ANT 215 Week 12
ANT 215 Week 12 ANT 215
Popular in Origins of Civilization
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This 4 page Class Notes was uploaded by Brandon Czowski on Friday April 1, 2016. The Class Notes belongs to ANT 215 at Grand Valley State University taught by Jeff Chivis in Winter 2016. Since its upload, it has received 10 views. For similar materials see Origins of Civilization in anthropology, evolution, sphr at Grand Valley State University.
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Date Created: 04/01/16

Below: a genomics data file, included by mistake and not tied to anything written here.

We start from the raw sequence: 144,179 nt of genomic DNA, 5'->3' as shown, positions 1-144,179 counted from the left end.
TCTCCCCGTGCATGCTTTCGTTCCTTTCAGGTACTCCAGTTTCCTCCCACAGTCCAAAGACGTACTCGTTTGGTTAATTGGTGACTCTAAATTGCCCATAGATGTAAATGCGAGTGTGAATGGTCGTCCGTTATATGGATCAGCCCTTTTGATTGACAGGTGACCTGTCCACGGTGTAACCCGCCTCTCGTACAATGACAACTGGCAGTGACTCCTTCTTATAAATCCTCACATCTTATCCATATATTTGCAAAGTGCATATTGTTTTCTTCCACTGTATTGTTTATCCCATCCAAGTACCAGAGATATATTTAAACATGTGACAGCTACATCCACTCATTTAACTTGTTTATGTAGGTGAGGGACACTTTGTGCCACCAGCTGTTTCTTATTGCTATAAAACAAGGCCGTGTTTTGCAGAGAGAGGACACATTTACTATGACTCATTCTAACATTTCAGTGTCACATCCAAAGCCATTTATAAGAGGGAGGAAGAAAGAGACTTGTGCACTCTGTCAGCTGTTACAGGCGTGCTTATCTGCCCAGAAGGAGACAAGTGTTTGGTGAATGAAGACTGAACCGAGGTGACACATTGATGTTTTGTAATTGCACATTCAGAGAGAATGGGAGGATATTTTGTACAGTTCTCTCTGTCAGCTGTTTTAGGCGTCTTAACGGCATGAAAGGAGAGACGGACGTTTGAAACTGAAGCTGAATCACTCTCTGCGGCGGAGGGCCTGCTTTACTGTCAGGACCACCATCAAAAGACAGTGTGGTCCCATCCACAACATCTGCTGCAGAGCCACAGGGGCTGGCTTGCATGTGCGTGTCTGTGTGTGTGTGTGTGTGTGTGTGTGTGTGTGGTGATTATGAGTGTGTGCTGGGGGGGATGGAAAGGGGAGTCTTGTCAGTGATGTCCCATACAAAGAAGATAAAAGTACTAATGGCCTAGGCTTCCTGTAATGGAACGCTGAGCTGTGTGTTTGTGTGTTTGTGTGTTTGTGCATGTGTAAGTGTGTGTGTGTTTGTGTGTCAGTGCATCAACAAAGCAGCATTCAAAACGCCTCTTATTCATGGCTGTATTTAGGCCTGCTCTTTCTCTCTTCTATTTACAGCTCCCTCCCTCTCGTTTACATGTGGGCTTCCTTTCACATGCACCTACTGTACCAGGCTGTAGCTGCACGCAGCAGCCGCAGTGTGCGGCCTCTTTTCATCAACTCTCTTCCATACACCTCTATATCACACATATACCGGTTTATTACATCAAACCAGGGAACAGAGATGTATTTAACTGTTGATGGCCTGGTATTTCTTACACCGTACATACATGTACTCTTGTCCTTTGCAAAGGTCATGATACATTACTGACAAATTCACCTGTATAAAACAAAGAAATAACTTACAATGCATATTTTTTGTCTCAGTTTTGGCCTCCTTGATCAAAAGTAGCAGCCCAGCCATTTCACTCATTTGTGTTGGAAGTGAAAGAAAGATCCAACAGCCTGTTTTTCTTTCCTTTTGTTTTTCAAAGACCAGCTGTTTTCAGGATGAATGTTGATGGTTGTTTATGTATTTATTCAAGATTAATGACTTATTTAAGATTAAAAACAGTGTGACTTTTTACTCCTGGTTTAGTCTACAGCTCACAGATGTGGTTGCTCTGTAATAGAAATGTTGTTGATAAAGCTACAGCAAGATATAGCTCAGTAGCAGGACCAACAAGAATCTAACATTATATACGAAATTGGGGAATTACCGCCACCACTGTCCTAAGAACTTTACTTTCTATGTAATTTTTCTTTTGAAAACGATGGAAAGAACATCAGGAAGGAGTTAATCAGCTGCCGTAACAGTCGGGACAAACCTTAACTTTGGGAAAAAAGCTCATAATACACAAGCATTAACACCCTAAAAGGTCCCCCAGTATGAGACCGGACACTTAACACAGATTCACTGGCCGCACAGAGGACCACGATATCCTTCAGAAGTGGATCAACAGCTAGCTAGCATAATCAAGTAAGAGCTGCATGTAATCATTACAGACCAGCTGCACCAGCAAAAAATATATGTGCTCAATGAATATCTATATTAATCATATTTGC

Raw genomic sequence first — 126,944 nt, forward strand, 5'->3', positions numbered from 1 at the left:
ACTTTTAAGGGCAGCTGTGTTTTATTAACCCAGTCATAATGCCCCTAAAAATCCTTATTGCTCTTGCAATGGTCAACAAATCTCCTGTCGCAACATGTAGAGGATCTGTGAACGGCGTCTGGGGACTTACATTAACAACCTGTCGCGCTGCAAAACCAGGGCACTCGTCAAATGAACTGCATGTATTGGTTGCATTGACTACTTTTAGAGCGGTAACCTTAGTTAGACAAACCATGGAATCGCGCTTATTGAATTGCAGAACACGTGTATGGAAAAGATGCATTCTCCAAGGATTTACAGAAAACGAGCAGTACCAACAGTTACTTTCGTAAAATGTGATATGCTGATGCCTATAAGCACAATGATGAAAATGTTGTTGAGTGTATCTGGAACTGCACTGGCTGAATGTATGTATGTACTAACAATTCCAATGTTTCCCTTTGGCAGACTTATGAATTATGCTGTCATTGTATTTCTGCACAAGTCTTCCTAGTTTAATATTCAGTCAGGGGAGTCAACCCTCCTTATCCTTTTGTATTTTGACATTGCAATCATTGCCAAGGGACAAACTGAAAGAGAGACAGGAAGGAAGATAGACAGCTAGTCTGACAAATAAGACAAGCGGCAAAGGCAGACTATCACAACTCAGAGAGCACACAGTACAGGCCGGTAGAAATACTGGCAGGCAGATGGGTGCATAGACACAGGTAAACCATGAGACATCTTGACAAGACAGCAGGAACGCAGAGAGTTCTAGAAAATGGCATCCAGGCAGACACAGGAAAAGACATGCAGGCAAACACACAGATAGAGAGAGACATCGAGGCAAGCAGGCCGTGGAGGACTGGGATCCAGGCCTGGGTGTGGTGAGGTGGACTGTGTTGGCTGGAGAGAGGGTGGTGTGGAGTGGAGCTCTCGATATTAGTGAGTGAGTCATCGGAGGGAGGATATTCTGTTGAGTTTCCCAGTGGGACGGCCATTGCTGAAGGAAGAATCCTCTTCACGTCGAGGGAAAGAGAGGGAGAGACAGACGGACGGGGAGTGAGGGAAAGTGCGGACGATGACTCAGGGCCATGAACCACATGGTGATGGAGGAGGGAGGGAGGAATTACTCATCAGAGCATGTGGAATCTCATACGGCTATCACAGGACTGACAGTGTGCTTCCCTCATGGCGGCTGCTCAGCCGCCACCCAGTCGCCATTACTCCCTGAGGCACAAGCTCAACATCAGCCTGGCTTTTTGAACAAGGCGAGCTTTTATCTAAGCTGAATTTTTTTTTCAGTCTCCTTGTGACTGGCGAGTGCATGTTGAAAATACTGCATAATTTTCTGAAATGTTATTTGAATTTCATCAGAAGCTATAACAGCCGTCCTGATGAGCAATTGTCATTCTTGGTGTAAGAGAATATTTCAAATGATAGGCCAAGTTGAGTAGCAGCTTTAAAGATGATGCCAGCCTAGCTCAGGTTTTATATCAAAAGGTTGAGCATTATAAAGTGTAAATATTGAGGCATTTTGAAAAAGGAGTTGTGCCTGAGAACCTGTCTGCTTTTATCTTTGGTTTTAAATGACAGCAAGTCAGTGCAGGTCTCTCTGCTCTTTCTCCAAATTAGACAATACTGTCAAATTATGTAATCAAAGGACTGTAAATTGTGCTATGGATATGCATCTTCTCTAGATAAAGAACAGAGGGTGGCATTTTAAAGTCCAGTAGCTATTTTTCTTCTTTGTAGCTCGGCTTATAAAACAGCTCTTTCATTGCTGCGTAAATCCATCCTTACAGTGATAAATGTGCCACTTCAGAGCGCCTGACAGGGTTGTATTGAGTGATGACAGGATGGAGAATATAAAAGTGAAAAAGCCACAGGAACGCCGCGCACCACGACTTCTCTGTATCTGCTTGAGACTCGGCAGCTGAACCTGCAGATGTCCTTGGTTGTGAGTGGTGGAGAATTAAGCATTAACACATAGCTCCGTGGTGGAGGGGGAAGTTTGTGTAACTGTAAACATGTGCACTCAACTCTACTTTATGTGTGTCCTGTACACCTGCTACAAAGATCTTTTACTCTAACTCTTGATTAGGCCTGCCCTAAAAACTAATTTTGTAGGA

Classic Period Classic Maya Debate over state or chiefdom society o Many small city-states controlled by powerful rulers Height of Maya civilization Trade with Teotihuacan as large political aspect Politics o Ruled by divine king—Ajaw o Interrelated chiefdoms o Power in form of land control and trade networks o Stelae: large stone (limestone) monoliths with images of rulers/kings Commemoration/propaganda; highly visible even if unreadable Sites: Tikal: one of largest, 6 sq. miles, 10-90k people Famous for acropolis—steep, combed tombs Residential structures surrounding (mounds) Specialization and ruler priest that rule portion of site “great plaza” as core of city Water fed by moats/reservoirs Religion: Perceived 3 layers of world: Underworld (gods of death and disease— Xibalba), human world, upper world Maize god as central figure Collapse: 900-1000 AD population moves north towards Yucatan Research evidence of many small collapses o Drought o Warfare o Increased population pressure o Malnutrition and disease Classic Maya: population shift from hostile areas with lots of warfare, puts pressure on surrounding regions, pressure leads to supply issues; compounded by lack of rainfall for long period Post Classic Maya 900-1100 AD Population to Yucatan and lowlands Attempted to recreate architecture styles Itza Maya rule over region capital—Chichen Itza Changes: o Region dealing with collapse of Classic period—series of smaller states rising/falling o Emergence of new powerful states Mexica (Aztec empire, central Mexico) Capital—Tenochtitlan: largest most powerful in Mesoamerica; population of 150-200k people when Spanish arrived Tarascans (Michoacan, West Mexico) Mixtex (Monte Alban/Oazaca) South America—Andes Civilization Geography Andes Mountains: longest in world, highest peak 6100m Pacific Coastal desert plain to west—Atacama Desert (driest in world) Amazon basin to east Climate Variable on elevation/location o Hot/wet in Amazon basin o Cold/dry in mountains Maritime focus: resources like fish and sea mammals confirmed by Moche pottery—designs as evidence Agriculture then sedentary life—3000 BC Chinchorro culture: mainly known for mummies—oldest to date, lives in Atacama Desert relied on hunting fishing and gathering mummies around 5000 BC, peak at 3000 BC all members mummified, not only elites—children/babies were most elaborate El Paraiso Site: one of earliest settled with monumental construction and dense population(2500 BC) 9 architectural complexes with civil-ceremonial purposes little occupation evidence more focused on religion marine as main resource Stone lined courts in front of mounds Early Horizon Period (800 BC – 1 AD) Chavin culture: spread of religious ideology from inscriptions on pottery Chavin de Huantar Site: steep geography, evidence of trade outside this region Herding camelids & farmed high altitudes (potato), traded for chili peppers, salt & dried fish Two construction phases: o old—initial period; “old temple” of two wings to create open court in center circular plaza o new—early horizon period, major construction around ceremonial center Art: human-animal hybrids representing deities; images drawn from tropical animals Andean Metallurgy: art style applied to their advanced metal work, including gold smithing, soldering, and smelting Jaguar iconology: powerful figures Early Intermediate Period (1 AD – 600): “classic” from cultural changes that are occurring Moche: 50km inland, elaborate irrigation system, supports 50,000 people; evidence of stratification in burials, wealth, and pottery; very few with animal head figures; hunting/fishing/agriculture; men hunted/fished (sea mammals), women wove cloth/textiles; grew cotton, maize; evidence of violence, human sacrifice (more frequent); differential in wealth—class system; Art was most important for anthropologists, potters were craftsmen, showing daily life (fishing/weaving/sacrifice), some showing very sexual depictions; Site:Sipan: royal Moche tomb, possibly richest burial found in W. hemisphere, evidence of different wealth levels, clothing and pottery showed human sacrifice, some amputated limbs found (from people sacrificed) Nazca: Nazca Valley, complex irrigation; no large urban centers, mainly villages/towns, overlapped with Moche; evidence of warfare amongst themselves “head hunters”; Nazca lines in Nazca desert—moved white pebbles, some simple lines others resembled animals, purpose unknown (territorial marker, directions to water sources, designs for gods— extraterrestrials made patterns); trepanation—early brain surgery; use of coca—chewed as stimulant Impressive irrigation; Moche, Nazca, and irrigation set state for Inca Empire Middle Horizon Different competing states—Wari and Tiwanaku Tiwanaku: southern of lake, first and largest based on potatoes farming, used flooded, raised fields, herding of llamas; expanded their state, founded colonies, large trade routes (influencing Inca lifestyle), human sacrifice rituals on Akipana; sun iconography, ancestor worship—maintain their lifestyle, thought ancestors were still around to affect daily life; temple mounds by ruled labor, early Chavin culture (one staff located in their city); llama caravans were trade force—expansion from economic trade Wari: short lived, controlled by military use, adopted Tiwanaku pantheon, built road network (used by Inca), used terracing for agriculture Late Intermediate Fall of Wari/Tiwanaku and 7 states competeing for power, Chimu culture: developed from earlier Moche culture, came from site of Chimor that falls from inca expansion Chan Chan (capital): dominated by “little cities”, 10 discovered, each represented a new king that would construct his compound; each king had craft specialists, rest of population lived outside compounds; 25k people Late Horizon Inca Empire founded, ancestry traced to Tiwanaku culture Split inheritance: new king gained power and rights and wealth went to sons of old king Machu Picchu; built for king Pachakuti; design and engineering complex with water ways, temple significance Expansion: new kings needed to conquer new lands and gain wealth: Mit’a (labor tax) and dividing agricultural products (1/3 to temples/gods, state, and local center); Mitmaq—how they colonized/spread, breaking/relocating groups against Inca empire to minimize rebellion; key resource: potatoes Cuzco (capital): highest leader=Inca, atypical—administrative function, commoners in smaller cities; Spanish destroyed cite, removed gold; many roads filter into this settlement for drop off of goods and redistribution Large road system of paved roads—key factors for empire/military expansion to conquer (from Wari/Tiwanaku development) Chasqui: relay runners stationed along roads to pass messages, able to go 160 miles in one day Quipu “knot”: knotted cord system, recorded numbers by tying at intervals; color, placement was used as binary code to carry messages *non-traditional writing form Fall: Huascar was in civil war with half-brother; occurred when Spanish were coming into region and after this fight the weakened system allowed Spanish to gain control